EDITOR’S NOTE: The Missourian presents a three-part series that looks back at the highs and lows of Missouri men’s basketball over the last decade. This is Part One.
The 2010s were a tumultuous time for Missouri men’s basketball.
Four head coaches — Mike Anderson, Frank Haith, Kim Anderson and Cuonzo Martin (five if assistant Tim Fuller coaching during Haith’s suspension in the 2013-14 season counts) — were handed the job to lead MU hoops over the past decade. Each ran a different style, had a different personality and played a major role in how the program is currently shaped.
Combined, those four (or five) men led the Tigers in the 2010s to an overall record of 182-149. And in that span, things happened.
Tigers teams in the 2010s knew what it was like to be part of Division I’s elite and to be conference basement dwellers. To notch upsets and be upset. To score top recruits and to be guilty of recruiting violations. It was a wild decade for the program.
Here are the Missourian’s five most defining Missouri men’s basketball stories of the 2010s:
No. 5: The move from the Big 12 to the SEC
The University of Missouri’s switch from a league it helped found to the revenue-rich Southeastern Conference wasn’t a basketball-centric move; nearly every sport at MU became a playing member of the SEC starting in 2012.
But the move had massive ramifications on the school’s product on the hardwood. A team of Missourian writers created a series last March that examines the fallout of the conference swap in detail, but in terms of how men’s basketball specifically was affected, the financial fine lines are telling.
Per Missourian reporting, MU’s average yearly spending on men’s basketball rose from $5.5 million in the Big 12 to $7.4 million in the SEC according to data from March 2019, a 34.6% increase. That rise is consistent with all of the school’s teams and makes men’s basketball MU’s second most-expensive sport behind football.
However, the MU athletic program’s financial situation currently lags behind the majority of the SEC despite increased donations to the school, more television revenue and various other factors. In terms of where MU’s men’s basketball team ranks amongst fellow SEC schools in revenue generation, that’s currently unknown.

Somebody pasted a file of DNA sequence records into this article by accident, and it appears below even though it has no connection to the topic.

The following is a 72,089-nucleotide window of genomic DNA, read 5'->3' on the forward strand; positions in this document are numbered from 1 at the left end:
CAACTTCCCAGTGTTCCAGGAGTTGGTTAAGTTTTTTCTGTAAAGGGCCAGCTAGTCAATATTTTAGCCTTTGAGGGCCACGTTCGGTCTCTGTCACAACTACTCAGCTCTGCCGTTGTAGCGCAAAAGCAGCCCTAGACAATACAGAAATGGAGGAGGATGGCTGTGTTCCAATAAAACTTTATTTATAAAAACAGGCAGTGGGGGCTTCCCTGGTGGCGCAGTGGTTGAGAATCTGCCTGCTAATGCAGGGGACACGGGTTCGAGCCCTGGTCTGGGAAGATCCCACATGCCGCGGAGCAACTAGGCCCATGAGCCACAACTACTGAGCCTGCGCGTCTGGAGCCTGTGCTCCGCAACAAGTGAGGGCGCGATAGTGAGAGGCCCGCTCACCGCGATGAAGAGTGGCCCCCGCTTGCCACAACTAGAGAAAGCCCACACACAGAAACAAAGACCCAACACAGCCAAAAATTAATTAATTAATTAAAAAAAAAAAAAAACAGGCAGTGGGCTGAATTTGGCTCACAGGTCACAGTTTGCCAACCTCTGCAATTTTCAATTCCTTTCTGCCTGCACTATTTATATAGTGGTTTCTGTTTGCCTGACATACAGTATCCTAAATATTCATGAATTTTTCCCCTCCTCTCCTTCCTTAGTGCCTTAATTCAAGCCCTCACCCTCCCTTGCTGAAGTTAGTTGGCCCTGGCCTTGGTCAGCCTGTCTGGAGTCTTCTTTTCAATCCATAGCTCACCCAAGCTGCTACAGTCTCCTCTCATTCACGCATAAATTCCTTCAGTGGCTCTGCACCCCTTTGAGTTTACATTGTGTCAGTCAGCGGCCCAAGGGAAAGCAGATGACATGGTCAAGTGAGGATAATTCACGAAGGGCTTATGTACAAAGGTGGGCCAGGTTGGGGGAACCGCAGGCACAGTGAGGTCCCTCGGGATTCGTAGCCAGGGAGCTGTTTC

As for the play on the court itself? That’s more of a mixed bag.
Missouri has a 115-123 overall record (43-82 SEC) since 2012, hampered by Anderson’s tenure, when the Tigers won eight total conference games from 2014 to 2017.
But plenty of entertaining games came along with the move. The Tigers’ upset of No. 5 Florida on Feb. 19, 2013, signaled to the rest of the SEC that MU had arrived, while a win against No. 21 Kentucky on Feb. 3, 2018, was the Tigers’ first-ever victory over the ’Cats.
Perhaps what most fans remember about the move, though, is the ending of several historic rivalries against Big 12 oppositions. Missouri’s annual series against Oklahoma, Kansas State and Iowa State, each of whom the Tigers had played over 200 times, suddenly came to a halt with the switch.
And then, of course, there’s the big one: Kansas. With the exception of an exhibition game for charity in 2017, the Tigers haven’t played the Jayhawks since losing an overtime classic in Lawrence on Feb. 25, 2012.
With the announcement last year that the Border War will finally resume on Dec. 12, 2020, at the Sprint Center in Kansas City, excitement has been building for the return of one of college basketball’s finest rivalries. But the game will be a nonconference showdown this time, so Missouri is left to find a new foe to hate within the SEC.
No. 4: The tenure of Kim Anderson
Anderson might have been one of the happiest people on Earth on April 28, 2014.
That was the day the former Missouri player was announced as the new head coach of his alma mater after the job was vacated by former coach Frank Haith (more on him later), who left the school to take the coaching job in Tulsa.
It was a dream job for Anderson, and something that seemed like a perfect match ... on paper. He was a lifelong Missourian, a storied player (the Big Eight Conference Co-Player of the Year in 1977) for the Tigers and coming off an historic 2013-14 season coaching Central Missouri; he led the Mules to a 30-5 record and the Division II national championship, earning himself the D-II National Coach of the Year Award.
But the dream turned into a nightmare fast. With no previous experience as a head coach at the D-I level, Anderson trudged through three brutal years in Columbia and finished with an overall record of 27-68.
His first game coaching the Tigers, on Nov. 14, 2014, was a 69-61 loss to UMKC, and things didn’t get much better from there. Anderson never won more than 10 games in a season, and after a 2016-17 campaign in which Missouri suffered embarrassing losses to North Carolina Central, Eastern Illinois and Lipscomb and won only twice in SEC play, he was asked to step down.